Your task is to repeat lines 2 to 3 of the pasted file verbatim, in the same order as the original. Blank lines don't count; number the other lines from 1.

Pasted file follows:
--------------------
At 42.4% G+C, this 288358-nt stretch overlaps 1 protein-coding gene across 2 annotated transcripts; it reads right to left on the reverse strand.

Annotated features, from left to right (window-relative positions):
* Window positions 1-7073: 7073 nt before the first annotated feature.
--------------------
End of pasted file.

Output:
Annotated features, from left to right (window-relative positions):
* Window positions 1-7073: 7073 nt before the first annotated feature.